Late harvest sauvignon blanc is a popular dessert wine with higher residual sugar than traditional Sauvignon Blanc. Discover more about this sweeter wine’s flavor profile, food pairings, and top bottles.
What Is Late Harvest Sauvignon Blanc?
White wines like late harvest Riesling and late harvest sauvignon blanc are harvested later than other wines. By letting the grapes develop on the vine longer, you typically get more concentrated sugars in the grape. Late harvest grape clusters typically produce wine with honeyed flavors, honeyed aromas, and wine that is gold in color (or has a yellow color). When the harvest is well-timed, you have a wine that offers optimal sweetness and nice acidity.
While most late harvest dessert wines are known for their decadent flavors, there is more to them. In the top-notch wines, there are layers of flavors. You may notice aromas of apricot blossom, notes of apricot, honeyed peaches, caramel apple, and white peach. Ideally, the sweetness will be partly offset with a perfect balance of acidity.
Late Harvest Sauvignon Blanc Food Pairings
Fully appreciating the dense flavors of wine is often more fun when you pair wines with the right food. Here are some foods to try with these famous dessert wines.
Fruit Dessert Dishes
The perfect balance to a sweeter wine is a sweet dish. Experience the layers of flavor in the following dishes:
- Apple pie
- Lemon tart (and lemon curd tart)
- Kiwi Tart
- Strawberry Tart
There’s one beautiful wine-food dessert pairing you may be wondering about: what about chocolate? Pairing wine – especially celebratory wine – with chocolate is tough. To get started, see my guide to wine chocolate pairing.
Main Course Options
A standard bottle of late-harvest Sauv Blanc is more challenging to match with the main course. Your best bet is to have a wine glass with a chicken dish. This food wine pairing combination relies on the wine’s firm acidity.
Popular Sauvignon Blanc Wine Bottles
The following late harvest wines will give you a starting point. While I considered affordability in creating this list, the cheapest wines are not the focus. Instead, we’re seeking wines that balance sweetness with other tastes like acidity and alcohol content.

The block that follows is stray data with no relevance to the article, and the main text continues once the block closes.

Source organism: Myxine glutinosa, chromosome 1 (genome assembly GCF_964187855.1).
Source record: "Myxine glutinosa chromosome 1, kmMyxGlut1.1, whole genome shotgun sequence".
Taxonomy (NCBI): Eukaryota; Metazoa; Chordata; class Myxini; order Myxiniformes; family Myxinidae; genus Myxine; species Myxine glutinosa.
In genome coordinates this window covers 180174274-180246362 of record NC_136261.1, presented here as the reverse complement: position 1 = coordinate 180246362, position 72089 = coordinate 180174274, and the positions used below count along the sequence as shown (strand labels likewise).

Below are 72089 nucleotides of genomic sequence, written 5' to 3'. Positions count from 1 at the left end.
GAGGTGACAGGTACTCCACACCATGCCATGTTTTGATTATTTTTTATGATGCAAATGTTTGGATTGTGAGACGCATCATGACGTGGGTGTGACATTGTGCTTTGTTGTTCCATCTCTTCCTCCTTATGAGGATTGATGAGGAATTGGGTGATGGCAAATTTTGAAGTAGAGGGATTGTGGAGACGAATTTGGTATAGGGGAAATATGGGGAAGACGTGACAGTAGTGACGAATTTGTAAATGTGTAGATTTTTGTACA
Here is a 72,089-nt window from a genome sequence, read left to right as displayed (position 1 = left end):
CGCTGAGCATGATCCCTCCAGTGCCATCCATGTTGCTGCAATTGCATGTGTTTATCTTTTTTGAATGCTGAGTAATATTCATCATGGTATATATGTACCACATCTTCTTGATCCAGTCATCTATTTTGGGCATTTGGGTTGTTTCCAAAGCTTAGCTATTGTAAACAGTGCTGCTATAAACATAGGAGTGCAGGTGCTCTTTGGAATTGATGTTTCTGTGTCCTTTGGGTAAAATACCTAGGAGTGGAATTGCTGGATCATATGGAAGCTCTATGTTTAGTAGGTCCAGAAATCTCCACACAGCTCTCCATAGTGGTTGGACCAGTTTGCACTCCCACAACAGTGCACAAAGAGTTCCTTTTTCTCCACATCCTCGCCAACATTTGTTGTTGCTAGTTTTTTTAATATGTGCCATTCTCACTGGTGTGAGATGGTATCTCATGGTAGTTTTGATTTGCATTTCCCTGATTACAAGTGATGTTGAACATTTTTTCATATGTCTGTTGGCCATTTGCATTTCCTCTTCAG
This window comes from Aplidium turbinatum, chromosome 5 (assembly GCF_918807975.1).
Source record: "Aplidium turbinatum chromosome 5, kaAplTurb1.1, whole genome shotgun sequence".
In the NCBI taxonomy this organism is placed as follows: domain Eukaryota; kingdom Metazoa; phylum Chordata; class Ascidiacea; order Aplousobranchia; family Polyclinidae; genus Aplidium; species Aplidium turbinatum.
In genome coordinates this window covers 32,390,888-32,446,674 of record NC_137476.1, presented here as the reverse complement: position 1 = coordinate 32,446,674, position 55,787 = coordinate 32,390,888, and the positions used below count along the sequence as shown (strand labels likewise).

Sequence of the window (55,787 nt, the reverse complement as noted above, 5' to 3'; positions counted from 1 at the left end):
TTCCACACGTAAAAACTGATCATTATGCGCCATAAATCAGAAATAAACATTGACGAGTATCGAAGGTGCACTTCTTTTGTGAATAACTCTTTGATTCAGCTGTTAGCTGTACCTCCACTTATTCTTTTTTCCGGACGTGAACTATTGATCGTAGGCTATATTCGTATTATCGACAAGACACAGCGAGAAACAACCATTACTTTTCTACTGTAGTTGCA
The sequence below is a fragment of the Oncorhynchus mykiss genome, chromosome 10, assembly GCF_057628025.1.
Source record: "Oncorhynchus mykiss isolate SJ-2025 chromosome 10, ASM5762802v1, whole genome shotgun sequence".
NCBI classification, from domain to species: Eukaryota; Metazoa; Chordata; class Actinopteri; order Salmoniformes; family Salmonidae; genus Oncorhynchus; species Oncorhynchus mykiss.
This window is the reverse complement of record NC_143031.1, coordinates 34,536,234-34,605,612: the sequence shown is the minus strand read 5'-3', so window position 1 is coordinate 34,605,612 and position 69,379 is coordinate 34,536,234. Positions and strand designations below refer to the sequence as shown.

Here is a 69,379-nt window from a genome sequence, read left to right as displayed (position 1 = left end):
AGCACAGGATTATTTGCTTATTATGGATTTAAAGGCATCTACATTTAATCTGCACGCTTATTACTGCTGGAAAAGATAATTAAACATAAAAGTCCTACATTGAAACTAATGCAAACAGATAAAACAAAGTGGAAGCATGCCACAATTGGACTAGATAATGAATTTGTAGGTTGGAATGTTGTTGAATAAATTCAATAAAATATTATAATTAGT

Duckhorn Sauvignon Blanc
Produced in a single vineyard in Knights Valley, this Sonoma County late harvest white wine is 100% Sauvignon Blanc. The flavor profile includes citrus, lemon, brown sugar, and baking spics. Harvested in October, the wine is relatively sweet (243 grams of sugar per liter). The wine has 12% alcohol ABV.
Giesen Sauvignon Blanc
Don’t’ overlook New Zealand when it comes to seeking out legendary dessert wines. The Giesen Sauvignon Blanc (late harvest) has earned over 20 gold metals. The complex wine comes from the Alma St Vineyard. The wine is fermented in a large German oak barrel. With 10.5% alcohol content, this dessert wine is sold in 375 ML bottle size (i.e., half the size of a standard wine bottle).
John Anthony Late Harvest Sauvignon Blanc
This Napa Valley white wine sources wine grapes from the Church Vineyard. This exceptional wine may be more challenging to find, though. The winemaker has only produced it four times since John Anthony Vineyards started in 2003. The elevated acidity in the bottle means that the wine will keep for a more extended period.
How To Plan A Decadent Wine Tasting With Sauvignon Blanc
One of the best ways to learn wine in the wine business is to taste many different wines. While a restaurant wine list may not offer every Sauvignon Blanc bottle listed here, you can compare them at home. Use
Step 1: Pick A Traditional Sauv Blanc Bottle
Starting with a traditional Sauvignon Blanc bottle is the best way to start. If you’re on a budget, start with the big names like Kim Crawford Sauvignon Blanc (arguably the largest wine producer in New Zealand). The Kim Crawford Sauv Blanc offers passionfruit notes and citrus notes. The
Prefer to start with an American wine? Cupcake Vineyards Sauvignon Blanc is another excellent choice. In addition, you may want to try Merry Edwards Winery, which produces Sauv Blanc in the Russian River Valley.
Once you have two bottles of traditional Sauv Blanc wines with different qualities (e.g., racy acidity and delicate flavors), you can choose a sweet wine.
Step 2: Choose Your Contrasting Sauvignon Blanc
Enjoying a traditional Sauvignon Blanc with dinner is a great choice. As you move to dessert, open your late harvest bottle. Most people usually drink dry wine, so it is best to start with a small serving. If you have port wine glasses, you can use those. Otherwise, start by pouring one or two ounces into the glass.
Step 3: Discuss Which Sauvignon Blanc You Enjoyed
A big part of wine appreciation is reflection and discussion. So, take a few minutes to reflect on what you liked in each wine. Did you taste a hint of apricot? What did you think about the acidity? Most important of all, which wine did you like the most and the least? Writing down a quick note on your phone (including taking a photo of the wine label) is one of the best ways to explore your wine preferences.